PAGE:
This morning’s Lenten devotional was a familiar story: Jesus quiets a storm while crossing the Sea of Galilee in a boat with his disciples. What makes this story so remarkable is that Jesus exercises his dominion over the forces of nature, even when the disciples in the boat with him demonstrate little faith. I find myself sympathetic to the disciples plight. I’ve heard this passage preached more times then I can count. The common takeaway generally goes something like this: Jesus calms the storms of life. This morning I find myself wanting to argue with this conclusion.

My experience is that not many storms in life are calmed, even in response to faithful and fervent prayer. Family after family in my faith community are in the midst of raging storms and there is no evidence of calm on the horizon. News pours in to the west about the famine in South Sudan and other parts of Africa. Flooding and mudslides killed dozens yesterday in Peru. A small city of refugees is trapped in the desert between Syria and Jordan. Violence and social injustice are systemic throughout the so-called developed world. So what are we to make of this story?

It is clear that Jesus calms the storm in spite of the disciples’ weak faith. In that way, Jesus’ calming the storm is an offering of grace. Grace is God’s movement in our lives at HIs initiative, not a response to our level of faith. As Creator and Sustainer Perhaps this is not just a story of Jesus’ power over nature, but it is a story of God’s essential nature, freely given to God’s people, apart from any merit on the receiver’s part.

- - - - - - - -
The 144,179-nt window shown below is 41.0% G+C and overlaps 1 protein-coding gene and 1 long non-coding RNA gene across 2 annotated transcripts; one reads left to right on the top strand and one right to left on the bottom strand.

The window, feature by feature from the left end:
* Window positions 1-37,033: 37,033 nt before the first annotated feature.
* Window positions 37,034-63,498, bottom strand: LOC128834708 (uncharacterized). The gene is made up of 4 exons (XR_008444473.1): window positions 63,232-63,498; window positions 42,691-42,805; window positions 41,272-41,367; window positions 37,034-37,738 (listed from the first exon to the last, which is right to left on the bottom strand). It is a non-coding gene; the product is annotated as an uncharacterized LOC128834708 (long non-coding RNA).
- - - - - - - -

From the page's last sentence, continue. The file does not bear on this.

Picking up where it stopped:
I think the passage also makes clear that Jesus is with us as we live with life’s storms. is makes all the difference. It is God’s presence that saves us, transforming the storm and giving us the strength and courage to grieve, to move ahead, to rebuild, to live in hope.

The season of Lent calls us to times of personal reflection. What have been the storms in our lives? Have we been aware of God’s presence during those times? What difference has that made? As we move into closer communion with God through times of quiet and prayer, we can learn to be open not only to the presence of God, but also to receiving the gi of God’s abundant grace in all circumstances.